In Portland, there are more than 3,600 rain gardens, which absorb and filter stormwater and slowly release it back into the soil. But few are as enchanting, large or old as the rain garden near the southern end of Cathedral Park in the St. Johns neighborhood.
“It’s definitely a showcase rain garden,” says Diane Dulken, spokeswoman for Portland’s Bureau of Environmental Services. “It’s an early example of green infrastructure in Portland. Since then, we’ve really ramped up.”
The rain garden, built in 1998, is enclosed within a crescent-shaped stone wall. To the untrained eye, it looks like the gathering place for a coven of witches. And the area within that wall is teeming with life: cattails and verdant grass sprout out of the marshy soil while animals make frequent guest appearances, from raccoons, deer and frogs to the occasional coyote, according to a security guard.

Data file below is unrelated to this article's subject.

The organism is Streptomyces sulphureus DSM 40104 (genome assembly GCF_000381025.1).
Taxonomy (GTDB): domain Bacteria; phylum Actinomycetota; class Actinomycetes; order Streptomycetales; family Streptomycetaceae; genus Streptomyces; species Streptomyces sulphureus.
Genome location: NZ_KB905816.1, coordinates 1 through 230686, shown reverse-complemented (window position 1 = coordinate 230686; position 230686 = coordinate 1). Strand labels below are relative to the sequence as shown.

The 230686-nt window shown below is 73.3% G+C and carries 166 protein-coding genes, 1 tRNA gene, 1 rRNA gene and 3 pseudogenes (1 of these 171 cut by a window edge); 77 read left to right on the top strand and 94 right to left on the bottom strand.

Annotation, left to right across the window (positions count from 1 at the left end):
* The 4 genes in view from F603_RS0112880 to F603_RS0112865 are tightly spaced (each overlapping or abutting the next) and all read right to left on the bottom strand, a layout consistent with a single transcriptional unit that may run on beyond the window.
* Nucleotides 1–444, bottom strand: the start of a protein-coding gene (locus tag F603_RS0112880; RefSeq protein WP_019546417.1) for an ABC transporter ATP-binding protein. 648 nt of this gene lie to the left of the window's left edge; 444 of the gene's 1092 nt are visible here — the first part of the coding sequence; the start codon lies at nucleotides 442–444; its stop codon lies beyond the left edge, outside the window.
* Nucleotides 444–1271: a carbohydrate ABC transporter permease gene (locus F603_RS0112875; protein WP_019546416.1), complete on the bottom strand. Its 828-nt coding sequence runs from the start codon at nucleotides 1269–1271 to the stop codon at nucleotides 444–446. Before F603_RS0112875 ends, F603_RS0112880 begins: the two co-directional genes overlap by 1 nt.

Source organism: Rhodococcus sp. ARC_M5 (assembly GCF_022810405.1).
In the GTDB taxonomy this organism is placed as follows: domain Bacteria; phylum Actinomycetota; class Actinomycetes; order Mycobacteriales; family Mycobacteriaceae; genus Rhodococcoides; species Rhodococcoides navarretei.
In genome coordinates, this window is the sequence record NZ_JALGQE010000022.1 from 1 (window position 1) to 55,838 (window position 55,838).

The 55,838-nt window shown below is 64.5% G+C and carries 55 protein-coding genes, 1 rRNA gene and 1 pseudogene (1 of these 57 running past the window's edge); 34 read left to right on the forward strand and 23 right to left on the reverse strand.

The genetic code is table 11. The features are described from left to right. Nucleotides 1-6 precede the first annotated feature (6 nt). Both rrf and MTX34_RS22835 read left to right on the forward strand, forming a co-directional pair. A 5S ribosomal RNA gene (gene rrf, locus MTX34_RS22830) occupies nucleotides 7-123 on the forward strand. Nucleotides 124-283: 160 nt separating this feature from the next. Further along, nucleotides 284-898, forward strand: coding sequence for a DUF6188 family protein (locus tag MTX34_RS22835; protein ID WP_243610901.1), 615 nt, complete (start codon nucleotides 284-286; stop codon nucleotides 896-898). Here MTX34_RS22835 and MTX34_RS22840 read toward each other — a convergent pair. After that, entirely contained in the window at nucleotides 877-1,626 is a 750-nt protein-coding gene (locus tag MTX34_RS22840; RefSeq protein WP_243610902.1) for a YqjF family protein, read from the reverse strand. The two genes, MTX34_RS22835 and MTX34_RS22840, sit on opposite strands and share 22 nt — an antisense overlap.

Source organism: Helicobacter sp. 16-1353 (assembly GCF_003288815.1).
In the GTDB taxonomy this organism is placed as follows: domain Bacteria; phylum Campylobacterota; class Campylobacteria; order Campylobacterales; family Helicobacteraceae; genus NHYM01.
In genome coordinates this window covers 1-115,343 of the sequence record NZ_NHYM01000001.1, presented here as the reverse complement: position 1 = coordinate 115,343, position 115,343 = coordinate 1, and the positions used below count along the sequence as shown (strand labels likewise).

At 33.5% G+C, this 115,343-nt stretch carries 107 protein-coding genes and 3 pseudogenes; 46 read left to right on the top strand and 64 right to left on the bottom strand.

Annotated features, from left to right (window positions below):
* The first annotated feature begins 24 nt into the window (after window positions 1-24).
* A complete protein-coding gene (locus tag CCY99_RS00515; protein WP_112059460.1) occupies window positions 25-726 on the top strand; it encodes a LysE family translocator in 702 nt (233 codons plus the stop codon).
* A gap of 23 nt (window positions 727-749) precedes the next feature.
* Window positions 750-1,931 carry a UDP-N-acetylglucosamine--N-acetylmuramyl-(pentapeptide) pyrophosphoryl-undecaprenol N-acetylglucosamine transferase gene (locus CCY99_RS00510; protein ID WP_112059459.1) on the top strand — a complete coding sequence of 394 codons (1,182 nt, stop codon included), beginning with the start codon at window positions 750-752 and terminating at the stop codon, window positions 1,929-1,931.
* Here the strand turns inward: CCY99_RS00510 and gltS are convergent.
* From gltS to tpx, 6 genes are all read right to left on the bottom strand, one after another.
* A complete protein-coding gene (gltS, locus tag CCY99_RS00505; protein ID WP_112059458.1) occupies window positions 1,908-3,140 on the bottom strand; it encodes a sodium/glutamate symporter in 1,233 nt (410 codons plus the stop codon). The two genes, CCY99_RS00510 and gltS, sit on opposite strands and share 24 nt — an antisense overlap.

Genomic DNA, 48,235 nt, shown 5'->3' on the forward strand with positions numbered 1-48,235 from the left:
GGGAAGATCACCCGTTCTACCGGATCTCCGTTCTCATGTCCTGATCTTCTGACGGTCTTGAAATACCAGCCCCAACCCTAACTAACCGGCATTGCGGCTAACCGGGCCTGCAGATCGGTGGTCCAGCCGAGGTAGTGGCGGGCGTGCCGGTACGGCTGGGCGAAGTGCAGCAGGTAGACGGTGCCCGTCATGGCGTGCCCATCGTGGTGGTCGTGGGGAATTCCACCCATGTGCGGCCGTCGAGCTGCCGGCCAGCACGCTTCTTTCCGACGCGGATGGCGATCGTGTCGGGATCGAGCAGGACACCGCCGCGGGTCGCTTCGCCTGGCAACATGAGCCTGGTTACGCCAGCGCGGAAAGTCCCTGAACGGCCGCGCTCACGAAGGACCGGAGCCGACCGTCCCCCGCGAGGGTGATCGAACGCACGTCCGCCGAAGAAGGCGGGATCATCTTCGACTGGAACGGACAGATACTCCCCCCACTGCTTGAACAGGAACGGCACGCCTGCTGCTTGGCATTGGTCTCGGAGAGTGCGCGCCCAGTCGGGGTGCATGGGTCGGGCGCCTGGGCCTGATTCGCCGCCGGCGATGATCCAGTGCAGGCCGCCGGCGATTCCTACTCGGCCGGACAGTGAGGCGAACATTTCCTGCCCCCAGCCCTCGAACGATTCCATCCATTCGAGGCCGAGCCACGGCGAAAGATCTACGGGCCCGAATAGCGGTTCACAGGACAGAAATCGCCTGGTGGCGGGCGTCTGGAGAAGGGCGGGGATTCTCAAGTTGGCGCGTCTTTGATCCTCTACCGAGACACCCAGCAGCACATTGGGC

But beyond its beauty, the 23-year-old structure has an important job in managing the surrounding ecosystem. Stormwater runoff from about 50 acres of streets in St. Johns gathers in sedimentation manholes yards away from the garden. The manhole removes debris from the stormwater, which then flows through a rock-lined flume into the crescent-shaped garden.
The rain garden then slows and stores the water deposited from the flume. From there, plants and soil filter out pollutants. Slowly, the filtered water flows into the Willamette River, which is a stone’s throw away.
The rain garden can hold over 224,000 gallons of water—”enough water to fill about 5,000 bathtubs,” according to a nearby sign. If there is too much runoff for the garden to hold at once, the water is redirected elsewhere through a bypass pipe.
“Basically, we’re working with nature to act as a sponge,” Dulken says.
She also offered a word of advice to Portlanders: “The public can help maintain these gardens by just keeping your dog out of them,” she says. “They are not a place for dog poop. So enjoy them, but let them do their work.”